Thursday, August 2, 2012

Olympic Failures

The pain is searing, sharp and stabbing and then the ache sets in, like being pummeled by several Olympic boxers at once on my shoulder back and arm. Except the ache doesn't dissipate. It stays and the weight of my arm becomes unbearable. The weight of my head is impossible. All I can do is lie as still as possible...
and watch amazing athletes perform stunning feats of physical wizardry in the Olympics.

This is what I get for writing hunched over my laptop. This past week I discovered I now have readers in 17 countries around the world, including Poland, Germany, UK, France, Malaysia, Panama, Venezuela, and an especially large readership in Russia. I am stunned to see an international map light up in my blog source tracker (I can only see where from, not who.) I am delighted, elated and humbled. I am grateful and inspired. I suddenly feel much more responsible for being consistent, concise and impactful in my writing. I declare to continue writing everyday and to see and share the inspirational aspects of life. I create the game of having a book, a career as a professional writer.

Then the pain starts. Ironic, I think, that as soon as I create a bigger game, I am thrilled and ready to go....I have a new problem. I have frustration and I am not fulfilling on the game I said I would play, which is writing EVERYDAY, and elevating my level of writing to get a book deal. I have a bulging disc in my neck and a pinched nerve and my husband bans me from the computer for almost a week. I am frustrated and resentful at first, and then when I have a set back in the healing from trying to cook or something, and the doctor tells me I could cause permanent nerve damage, when I am crying just from picking up a water glass, when I wake up at three in the morning from pain and it is impossible to sleep for what seems like forever...I get it. Time to heal. That's it.

I also realize it's not a bad problem to have. Not the pain, but the desire to write and the inability not to, failure in my game. I created that.

In life, we strive to solve all our problems. We think it's bad to have problems. But, in fact we are only constantly creating our own problems, and more of them. What I got from a Landmark seminar was that I thought I had to solve the problem of doing good in school as a kid by getting into a good prep school. Then, once I was there I had a new problem of having to do well there so I could get into a good college. Once I did that I had the problem of doing well there so I could get a good job. Once I did that I had the problem of doing the work well so I could get a promotion and raise or have my own company, and then pay employees etc....get married? The problem is to stay married...or have kids...then make enough money to pay for everything...or have the problem of wanting to be a writer? Once you are then you have deadlines and book tours and readers who are expecting empowering perspectives that make a difference for their lives. That's the problem I am living into. The one I am creating for myself.That's a problem that is scares me but enlivens me at the same time.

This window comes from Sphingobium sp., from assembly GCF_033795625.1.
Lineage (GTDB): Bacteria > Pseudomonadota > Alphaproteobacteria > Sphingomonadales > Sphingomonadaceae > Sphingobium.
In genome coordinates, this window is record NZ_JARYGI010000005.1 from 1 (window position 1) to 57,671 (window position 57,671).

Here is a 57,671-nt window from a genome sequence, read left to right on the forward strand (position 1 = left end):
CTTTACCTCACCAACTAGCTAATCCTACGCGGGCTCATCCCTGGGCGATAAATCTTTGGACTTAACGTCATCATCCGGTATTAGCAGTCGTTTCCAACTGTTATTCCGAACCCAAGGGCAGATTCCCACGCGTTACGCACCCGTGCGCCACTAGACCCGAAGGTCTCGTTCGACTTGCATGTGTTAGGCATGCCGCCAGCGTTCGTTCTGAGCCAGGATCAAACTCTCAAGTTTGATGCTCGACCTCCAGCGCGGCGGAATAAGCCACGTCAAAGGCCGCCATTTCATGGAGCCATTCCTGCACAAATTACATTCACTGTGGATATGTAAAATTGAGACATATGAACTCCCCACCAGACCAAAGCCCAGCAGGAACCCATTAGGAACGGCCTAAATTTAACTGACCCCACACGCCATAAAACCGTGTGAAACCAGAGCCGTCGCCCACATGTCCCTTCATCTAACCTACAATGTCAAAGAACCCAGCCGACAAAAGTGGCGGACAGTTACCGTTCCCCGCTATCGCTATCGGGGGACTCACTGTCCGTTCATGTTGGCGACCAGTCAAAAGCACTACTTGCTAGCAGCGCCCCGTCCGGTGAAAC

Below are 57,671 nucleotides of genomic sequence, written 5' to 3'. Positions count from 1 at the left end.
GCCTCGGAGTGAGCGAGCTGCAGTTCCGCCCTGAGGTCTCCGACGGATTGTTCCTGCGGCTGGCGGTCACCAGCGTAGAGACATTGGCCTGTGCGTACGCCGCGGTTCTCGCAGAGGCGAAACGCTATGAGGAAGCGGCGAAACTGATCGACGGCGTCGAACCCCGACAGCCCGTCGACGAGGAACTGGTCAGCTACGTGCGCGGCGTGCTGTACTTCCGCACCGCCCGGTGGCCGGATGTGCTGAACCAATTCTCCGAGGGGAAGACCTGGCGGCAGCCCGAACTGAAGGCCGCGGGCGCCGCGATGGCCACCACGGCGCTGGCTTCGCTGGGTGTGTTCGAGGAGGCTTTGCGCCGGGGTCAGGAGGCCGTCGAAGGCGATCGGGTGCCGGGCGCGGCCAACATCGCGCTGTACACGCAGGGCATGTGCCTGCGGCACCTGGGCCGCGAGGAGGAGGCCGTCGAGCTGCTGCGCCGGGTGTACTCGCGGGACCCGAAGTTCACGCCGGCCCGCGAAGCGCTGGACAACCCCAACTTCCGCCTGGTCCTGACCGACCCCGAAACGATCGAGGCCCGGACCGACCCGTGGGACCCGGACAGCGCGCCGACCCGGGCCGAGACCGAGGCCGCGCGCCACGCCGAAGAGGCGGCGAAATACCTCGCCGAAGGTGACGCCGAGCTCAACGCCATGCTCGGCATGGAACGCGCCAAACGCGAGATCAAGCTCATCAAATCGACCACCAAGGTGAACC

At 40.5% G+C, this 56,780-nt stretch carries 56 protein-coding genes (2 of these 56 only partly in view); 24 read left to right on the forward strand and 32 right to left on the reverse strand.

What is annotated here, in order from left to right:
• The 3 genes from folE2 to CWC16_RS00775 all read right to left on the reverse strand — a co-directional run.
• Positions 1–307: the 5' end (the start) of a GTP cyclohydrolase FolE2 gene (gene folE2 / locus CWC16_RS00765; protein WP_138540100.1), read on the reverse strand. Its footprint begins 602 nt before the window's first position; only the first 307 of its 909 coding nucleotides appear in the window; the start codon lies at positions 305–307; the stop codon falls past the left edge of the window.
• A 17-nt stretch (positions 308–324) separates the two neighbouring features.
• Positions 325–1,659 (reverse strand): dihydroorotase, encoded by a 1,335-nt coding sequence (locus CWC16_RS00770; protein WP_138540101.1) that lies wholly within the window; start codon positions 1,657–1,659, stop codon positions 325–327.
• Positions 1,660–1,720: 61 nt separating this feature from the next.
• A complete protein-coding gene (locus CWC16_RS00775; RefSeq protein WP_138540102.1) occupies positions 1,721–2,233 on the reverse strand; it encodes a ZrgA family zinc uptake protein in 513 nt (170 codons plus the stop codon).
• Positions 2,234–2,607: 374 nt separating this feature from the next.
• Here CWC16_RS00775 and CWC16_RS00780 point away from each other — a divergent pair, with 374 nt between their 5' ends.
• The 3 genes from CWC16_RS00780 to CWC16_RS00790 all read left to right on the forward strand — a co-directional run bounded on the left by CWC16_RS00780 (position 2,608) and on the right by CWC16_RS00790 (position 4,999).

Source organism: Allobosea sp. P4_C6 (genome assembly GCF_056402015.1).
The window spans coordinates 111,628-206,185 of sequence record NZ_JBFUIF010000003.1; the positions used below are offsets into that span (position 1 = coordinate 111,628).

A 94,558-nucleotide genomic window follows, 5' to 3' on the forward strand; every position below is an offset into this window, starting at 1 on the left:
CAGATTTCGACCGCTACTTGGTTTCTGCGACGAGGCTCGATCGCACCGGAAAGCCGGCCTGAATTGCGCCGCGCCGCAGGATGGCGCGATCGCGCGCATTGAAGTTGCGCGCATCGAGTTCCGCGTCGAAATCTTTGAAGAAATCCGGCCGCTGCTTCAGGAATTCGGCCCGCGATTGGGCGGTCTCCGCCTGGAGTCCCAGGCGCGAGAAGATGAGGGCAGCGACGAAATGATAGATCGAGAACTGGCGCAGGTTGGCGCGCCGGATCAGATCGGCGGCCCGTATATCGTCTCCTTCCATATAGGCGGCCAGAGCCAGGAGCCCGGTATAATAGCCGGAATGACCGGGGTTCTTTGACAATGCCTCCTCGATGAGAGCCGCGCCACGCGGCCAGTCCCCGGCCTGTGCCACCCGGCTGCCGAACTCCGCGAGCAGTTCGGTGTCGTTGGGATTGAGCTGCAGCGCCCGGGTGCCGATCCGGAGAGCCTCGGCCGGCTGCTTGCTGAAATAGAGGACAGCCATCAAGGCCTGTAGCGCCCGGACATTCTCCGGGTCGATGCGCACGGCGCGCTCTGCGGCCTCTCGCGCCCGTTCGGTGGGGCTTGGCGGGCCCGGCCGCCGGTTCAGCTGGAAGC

See, as long as we are alive, we have problems. The question is, do we have problems that are worthy of our life? Whether we succeed or fail, are they problems worthy of our journey? No matter what? Win or lose. Are we creating the kind that awaken and aliven us or are we surviving our problems?

I created the problem of being a writer and having the frustration that I "can't write". I created having readers around the world! Inside of that, I can see an empowering context for myself. I, me, moi, CREATED the pain even. Seeing the pain as my creation, I can be with it, relax and heal. I am not a victim of myself. If I "lose" at it and never get a book deal, the journey itself is worth it. I am the creator of my life, aches and pains, triumphs and joy and all. I hope the Olympic athletes who don't win...who "fail" this week see that too, that they created their life, no matter what happens, THEY put themselves there and created that fail...and they can celebrate that! (It's not a small thing to go to the Olympics! Not many can say I am an Olympic Loser!) If you are going to lose or fail, you might as well go big. One time, when I lost at something, my coach inspired me to shout, " I am an AWESOME LOSER!!!" With freedom and joy in my heart I really got that I was awesome, and I lost. The point was I played awesomely. I played at something that mattered to me. And I reveled in my awesome loser-ness and found freedom to be me.

Whether it's in bed, like me surrounded by three amazing boys and an incredible husband and lovely friend who want me to be comfortable and heal, or on the court, surrounded by coaches and disappointed but loving fans, who believe in them still, we create our life, we can embrace our life, pain and problems, small or Olympic sized failures and all.

Zen Honeycutt

No comments:

Post a Comment